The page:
Get the best from your visit to Ham House

Visitors to Ham House have a chance to experience a great house and garden. It's worth familiarising yourself with some of what's on offer if you want to make the most of your visit. 

Origins of the house

The origins of the house and garden

Ham – a gift from the king

Originally built in 1610, Ham House is the creation of an enterprising courtier, William Murray (below), and his tenacious daughter Elizabeth. As a boy, William was educated with the young Charles I, taking the role of his whipping boy.

Remaining friends as adults, they shared a taste for the latest fashions in architecture, art and interior decoration. William was given the lease of Ham House and its estate as a gift from the King in 1626.

A man with stylish taste

From 1637-9 William embarked on a series of lavish decorative alterations to the house.

These changes cemented his status as a man with style, a close friend to the king and an important member of his court.

Civil war

From 1637-9 William embarked on a series of lavish decorative alterations to the house. These changes cemented his status as a man with style, a close friend to the king and an important member of his court.

Saved by a cunning family

By her cunning, William's eldest daughter Elizabeth was able to steer Ham through Cromwell's rule by establishing good relations with the Protector. All the while she sent secret Royalist messages to the prince in exile on the continent.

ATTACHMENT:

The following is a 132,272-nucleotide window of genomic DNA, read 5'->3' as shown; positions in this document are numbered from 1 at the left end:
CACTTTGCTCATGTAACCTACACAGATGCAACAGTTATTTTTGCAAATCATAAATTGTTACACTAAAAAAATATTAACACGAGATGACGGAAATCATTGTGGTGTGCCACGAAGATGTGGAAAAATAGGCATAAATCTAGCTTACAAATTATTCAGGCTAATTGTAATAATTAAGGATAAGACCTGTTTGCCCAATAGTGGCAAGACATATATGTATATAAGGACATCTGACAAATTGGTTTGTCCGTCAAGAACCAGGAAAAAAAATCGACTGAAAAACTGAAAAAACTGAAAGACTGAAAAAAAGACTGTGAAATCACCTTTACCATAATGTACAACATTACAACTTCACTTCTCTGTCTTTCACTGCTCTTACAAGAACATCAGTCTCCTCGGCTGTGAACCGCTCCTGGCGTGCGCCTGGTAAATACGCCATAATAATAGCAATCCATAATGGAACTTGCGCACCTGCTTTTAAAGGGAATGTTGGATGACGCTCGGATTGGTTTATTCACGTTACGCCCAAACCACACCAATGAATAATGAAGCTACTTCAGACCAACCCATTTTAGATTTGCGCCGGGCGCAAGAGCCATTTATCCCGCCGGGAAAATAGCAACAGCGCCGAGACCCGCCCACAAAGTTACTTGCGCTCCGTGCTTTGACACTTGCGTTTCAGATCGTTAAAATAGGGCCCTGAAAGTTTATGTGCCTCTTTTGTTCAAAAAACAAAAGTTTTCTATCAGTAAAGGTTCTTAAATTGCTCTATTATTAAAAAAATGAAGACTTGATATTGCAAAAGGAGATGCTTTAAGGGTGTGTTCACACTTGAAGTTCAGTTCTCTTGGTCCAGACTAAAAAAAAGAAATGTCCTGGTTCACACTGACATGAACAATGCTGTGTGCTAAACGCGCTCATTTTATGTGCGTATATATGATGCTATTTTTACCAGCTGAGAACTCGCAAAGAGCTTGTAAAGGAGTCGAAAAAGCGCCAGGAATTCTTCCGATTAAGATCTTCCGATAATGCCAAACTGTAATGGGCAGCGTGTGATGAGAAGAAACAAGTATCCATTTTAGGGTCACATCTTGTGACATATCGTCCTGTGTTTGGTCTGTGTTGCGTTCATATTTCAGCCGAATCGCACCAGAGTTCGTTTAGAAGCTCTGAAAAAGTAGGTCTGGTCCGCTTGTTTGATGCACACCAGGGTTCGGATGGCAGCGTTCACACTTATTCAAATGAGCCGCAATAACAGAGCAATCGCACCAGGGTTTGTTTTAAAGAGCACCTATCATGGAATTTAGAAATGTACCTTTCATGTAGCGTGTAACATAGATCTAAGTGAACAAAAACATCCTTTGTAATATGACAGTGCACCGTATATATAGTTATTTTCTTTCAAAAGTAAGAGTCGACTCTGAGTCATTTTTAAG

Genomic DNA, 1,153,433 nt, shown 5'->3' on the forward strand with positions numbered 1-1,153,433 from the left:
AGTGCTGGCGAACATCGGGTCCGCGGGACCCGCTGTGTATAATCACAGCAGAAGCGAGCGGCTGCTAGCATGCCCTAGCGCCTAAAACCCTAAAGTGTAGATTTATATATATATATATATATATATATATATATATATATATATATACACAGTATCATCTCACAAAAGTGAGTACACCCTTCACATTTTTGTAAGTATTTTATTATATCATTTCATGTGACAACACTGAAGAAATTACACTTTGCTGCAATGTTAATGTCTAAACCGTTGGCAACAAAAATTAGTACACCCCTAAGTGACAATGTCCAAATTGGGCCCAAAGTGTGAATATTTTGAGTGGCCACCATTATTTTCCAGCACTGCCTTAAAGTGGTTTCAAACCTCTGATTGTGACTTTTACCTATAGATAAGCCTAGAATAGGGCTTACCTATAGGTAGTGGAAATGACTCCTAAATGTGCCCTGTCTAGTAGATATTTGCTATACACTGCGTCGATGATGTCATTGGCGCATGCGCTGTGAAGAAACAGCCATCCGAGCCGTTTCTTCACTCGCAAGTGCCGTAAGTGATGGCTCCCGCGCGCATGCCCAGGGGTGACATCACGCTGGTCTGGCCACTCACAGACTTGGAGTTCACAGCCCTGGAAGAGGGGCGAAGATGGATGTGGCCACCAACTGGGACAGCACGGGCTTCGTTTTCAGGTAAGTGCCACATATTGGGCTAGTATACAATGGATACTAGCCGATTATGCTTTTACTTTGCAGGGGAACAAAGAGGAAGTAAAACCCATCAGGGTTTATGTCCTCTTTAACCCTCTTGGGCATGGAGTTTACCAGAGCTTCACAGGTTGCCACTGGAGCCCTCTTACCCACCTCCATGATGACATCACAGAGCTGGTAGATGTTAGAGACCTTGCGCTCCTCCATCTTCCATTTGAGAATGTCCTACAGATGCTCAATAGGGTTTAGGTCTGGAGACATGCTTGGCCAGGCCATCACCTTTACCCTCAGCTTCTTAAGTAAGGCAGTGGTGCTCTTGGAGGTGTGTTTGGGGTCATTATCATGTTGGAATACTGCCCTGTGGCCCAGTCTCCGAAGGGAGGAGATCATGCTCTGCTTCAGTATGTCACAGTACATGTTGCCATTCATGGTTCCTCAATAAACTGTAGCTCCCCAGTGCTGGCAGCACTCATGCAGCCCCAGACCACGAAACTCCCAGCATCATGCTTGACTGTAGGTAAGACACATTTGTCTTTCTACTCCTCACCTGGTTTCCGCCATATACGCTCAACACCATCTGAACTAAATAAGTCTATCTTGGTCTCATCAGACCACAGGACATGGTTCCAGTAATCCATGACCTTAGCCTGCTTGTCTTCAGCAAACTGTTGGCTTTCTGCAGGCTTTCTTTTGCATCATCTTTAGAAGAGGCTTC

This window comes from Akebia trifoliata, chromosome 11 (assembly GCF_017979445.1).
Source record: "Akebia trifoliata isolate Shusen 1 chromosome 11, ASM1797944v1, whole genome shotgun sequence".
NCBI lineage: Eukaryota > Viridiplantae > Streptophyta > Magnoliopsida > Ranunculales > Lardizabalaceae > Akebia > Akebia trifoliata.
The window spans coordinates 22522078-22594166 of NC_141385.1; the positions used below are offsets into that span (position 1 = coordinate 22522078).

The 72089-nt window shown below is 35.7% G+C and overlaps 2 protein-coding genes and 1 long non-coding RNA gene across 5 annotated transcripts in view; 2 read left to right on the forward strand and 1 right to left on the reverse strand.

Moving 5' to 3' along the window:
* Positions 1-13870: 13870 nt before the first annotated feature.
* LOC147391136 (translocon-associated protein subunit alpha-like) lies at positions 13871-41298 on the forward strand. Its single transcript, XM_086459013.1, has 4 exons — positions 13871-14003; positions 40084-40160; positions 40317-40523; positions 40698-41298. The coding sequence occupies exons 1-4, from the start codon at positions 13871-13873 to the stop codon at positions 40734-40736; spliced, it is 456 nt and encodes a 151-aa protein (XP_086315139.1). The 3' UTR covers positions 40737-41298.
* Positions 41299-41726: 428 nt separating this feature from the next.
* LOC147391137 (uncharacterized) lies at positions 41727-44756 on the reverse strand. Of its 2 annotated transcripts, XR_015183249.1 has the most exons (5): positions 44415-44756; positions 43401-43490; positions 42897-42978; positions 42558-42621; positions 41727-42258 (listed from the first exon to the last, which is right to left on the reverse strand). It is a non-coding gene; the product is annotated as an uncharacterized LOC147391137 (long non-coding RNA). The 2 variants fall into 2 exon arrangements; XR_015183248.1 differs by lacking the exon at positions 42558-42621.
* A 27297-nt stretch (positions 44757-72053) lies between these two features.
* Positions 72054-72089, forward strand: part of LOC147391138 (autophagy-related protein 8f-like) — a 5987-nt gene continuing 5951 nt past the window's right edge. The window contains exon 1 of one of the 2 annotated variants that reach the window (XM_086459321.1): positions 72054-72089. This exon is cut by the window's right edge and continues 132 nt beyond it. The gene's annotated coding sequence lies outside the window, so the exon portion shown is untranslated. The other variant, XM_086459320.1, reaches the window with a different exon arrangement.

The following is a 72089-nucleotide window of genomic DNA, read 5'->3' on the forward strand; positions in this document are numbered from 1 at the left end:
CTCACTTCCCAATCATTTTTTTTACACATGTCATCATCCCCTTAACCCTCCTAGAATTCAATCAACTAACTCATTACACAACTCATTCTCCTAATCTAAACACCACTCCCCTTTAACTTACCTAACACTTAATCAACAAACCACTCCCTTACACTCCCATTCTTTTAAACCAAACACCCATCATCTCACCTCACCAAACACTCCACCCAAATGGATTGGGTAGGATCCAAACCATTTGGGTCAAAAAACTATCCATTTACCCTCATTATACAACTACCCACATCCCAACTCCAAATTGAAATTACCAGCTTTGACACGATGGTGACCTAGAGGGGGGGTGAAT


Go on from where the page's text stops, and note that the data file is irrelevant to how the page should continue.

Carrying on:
When Charles II was restored to power in 1660, Ham once again became a place for entertaining and extravagance. This time it was under the ownership of Elizabeth.

A powerful partnership

In 1672, aged 46, Elizabeth married for the second time, this time to the affluent Duke of Lauderdale. He was a key member of King Charles' inner cabinet. Sharing a love of power and decadence, together they made a dynamic Restoration court couple. They transformed Ham House into one of the grandest Stuart houses in England.

 

When was Ham House built?

  • 1610
  • 1850
  • 1579
  • 1725

The ghost of the Duchess of Lauderdale

An investigation into the haunting of Ham House

Watch the video, and answer the question on the next page. 

What would you expect to smell if the stories about the haunting are true?

What's in the garden?

Take a look at the different areas in the garden, and find what's growing in them.

What would you expect to find in different parts of the garden?

Parsnips would be found in the 

Lavender would be found in the  

Hedges would be found in the 

What else you can see near Ham House

Within easy reach of Ham House

Match the person with the place

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    George Vancouver